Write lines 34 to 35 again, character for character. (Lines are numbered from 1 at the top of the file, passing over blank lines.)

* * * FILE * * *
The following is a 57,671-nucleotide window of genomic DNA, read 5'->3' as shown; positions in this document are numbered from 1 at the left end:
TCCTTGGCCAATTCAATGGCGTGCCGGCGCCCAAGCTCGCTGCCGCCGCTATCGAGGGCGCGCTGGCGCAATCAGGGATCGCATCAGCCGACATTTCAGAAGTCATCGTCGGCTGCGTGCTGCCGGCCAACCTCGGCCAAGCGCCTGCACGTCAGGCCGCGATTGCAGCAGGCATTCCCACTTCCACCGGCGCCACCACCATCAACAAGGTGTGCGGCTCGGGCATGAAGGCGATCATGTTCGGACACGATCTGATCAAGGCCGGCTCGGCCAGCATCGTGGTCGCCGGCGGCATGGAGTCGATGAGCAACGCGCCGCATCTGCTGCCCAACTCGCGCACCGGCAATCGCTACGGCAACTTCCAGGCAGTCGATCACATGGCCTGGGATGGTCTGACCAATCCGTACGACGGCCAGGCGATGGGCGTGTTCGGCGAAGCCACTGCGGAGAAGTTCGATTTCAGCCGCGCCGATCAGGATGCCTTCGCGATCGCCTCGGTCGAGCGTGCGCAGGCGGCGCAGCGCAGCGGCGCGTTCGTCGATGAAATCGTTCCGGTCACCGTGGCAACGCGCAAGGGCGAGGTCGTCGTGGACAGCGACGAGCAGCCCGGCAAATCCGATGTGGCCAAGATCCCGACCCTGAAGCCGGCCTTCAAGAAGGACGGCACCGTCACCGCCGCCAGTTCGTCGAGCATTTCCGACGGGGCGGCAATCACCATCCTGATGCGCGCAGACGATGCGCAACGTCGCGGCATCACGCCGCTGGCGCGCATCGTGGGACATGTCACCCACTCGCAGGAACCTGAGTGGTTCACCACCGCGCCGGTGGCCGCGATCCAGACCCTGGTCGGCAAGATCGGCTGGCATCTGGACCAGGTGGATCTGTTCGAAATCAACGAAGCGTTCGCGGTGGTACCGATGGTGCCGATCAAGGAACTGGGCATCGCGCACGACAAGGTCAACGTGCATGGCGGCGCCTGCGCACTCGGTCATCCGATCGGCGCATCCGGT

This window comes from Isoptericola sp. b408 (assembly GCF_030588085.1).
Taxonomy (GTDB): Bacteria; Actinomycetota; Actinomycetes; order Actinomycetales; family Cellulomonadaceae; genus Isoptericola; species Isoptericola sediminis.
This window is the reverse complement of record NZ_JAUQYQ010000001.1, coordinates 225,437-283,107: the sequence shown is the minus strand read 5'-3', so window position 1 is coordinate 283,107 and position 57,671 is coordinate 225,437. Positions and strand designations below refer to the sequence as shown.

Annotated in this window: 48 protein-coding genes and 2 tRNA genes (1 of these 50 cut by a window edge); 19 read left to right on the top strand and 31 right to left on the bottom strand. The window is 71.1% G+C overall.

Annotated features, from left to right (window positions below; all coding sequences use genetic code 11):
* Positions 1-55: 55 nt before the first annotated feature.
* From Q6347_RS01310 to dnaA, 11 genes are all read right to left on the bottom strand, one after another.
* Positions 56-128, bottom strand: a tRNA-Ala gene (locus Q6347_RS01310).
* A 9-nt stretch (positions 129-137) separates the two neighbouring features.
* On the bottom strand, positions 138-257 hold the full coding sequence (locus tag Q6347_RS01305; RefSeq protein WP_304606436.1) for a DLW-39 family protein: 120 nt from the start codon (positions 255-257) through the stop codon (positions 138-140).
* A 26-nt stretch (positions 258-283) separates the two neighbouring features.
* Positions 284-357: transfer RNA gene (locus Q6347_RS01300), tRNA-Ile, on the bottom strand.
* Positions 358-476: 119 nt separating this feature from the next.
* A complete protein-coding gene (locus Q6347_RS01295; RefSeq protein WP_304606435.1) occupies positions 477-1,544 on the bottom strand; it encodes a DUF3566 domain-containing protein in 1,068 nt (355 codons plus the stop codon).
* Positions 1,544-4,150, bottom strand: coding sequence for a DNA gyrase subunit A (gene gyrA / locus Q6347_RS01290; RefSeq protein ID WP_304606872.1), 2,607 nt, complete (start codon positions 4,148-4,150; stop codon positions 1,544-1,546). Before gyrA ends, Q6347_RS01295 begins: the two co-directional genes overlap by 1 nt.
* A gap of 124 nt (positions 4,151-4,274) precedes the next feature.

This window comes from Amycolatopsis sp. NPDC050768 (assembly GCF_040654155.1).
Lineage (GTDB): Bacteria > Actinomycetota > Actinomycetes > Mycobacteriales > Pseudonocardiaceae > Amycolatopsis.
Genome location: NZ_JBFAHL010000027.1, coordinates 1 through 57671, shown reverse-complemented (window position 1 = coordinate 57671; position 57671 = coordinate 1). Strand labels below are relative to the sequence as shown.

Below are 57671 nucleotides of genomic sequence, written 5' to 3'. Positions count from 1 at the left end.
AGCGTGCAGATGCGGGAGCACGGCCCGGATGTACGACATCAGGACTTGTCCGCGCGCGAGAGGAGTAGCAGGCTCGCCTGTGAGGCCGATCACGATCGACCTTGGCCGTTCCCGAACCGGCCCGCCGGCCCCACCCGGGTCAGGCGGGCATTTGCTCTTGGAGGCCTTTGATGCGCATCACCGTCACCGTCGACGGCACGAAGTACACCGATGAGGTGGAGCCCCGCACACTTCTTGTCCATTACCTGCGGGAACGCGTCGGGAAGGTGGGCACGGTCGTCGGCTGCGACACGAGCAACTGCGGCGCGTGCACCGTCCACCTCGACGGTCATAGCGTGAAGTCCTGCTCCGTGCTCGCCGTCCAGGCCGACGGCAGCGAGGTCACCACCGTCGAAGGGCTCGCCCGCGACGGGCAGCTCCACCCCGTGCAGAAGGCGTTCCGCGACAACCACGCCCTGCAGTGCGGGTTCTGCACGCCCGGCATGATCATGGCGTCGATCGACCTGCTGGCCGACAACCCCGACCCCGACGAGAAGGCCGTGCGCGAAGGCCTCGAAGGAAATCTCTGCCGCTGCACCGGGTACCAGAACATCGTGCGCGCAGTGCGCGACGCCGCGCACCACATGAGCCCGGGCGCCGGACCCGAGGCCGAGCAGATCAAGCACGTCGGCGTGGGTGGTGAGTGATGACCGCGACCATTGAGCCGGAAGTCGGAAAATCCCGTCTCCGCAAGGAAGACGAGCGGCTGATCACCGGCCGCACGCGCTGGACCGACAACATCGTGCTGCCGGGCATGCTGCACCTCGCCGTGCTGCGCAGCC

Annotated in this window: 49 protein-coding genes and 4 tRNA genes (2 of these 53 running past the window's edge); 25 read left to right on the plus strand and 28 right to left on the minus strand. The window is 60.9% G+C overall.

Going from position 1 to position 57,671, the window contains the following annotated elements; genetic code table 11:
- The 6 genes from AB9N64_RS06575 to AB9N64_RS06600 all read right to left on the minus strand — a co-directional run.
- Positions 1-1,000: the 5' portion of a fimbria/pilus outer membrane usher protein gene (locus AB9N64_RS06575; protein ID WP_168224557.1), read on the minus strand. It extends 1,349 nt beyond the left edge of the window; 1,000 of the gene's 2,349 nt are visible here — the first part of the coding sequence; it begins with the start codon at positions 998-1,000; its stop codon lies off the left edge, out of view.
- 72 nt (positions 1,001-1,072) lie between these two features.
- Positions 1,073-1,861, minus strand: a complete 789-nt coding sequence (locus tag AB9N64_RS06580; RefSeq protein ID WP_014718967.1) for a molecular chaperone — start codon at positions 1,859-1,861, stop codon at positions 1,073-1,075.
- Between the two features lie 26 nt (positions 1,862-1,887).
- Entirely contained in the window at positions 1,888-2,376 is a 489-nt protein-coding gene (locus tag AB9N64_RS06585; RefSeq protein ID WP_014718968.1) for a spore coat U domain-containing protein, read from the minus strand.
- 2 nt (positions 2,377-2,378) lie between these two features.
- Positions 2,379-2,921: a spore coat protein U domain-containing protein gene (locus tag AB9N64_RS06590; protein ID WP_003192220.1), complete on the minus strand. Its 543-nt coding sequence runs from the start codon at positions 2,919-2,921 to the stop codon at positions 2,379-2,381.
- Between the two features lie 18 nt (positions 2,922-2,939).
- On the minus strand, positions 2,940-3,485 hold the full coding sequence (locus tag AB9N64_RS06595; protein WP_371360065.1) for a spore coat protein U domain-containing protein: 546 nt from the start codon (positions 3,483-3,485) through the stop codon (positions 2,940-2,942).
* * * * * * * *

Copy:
- Between the two features lie 18 nt (positions 2,922-2,939).
- On the minus strand, positions 2,940-3,485 hold the full coding sequence (locus tag AB9N64_RS06595; protein WP_371360065.1) for a spore coat protein U domain-containing protein: 546 nt from the start codon (positions 3,483-3,485) through the stop codon (positions 2,940-2,942).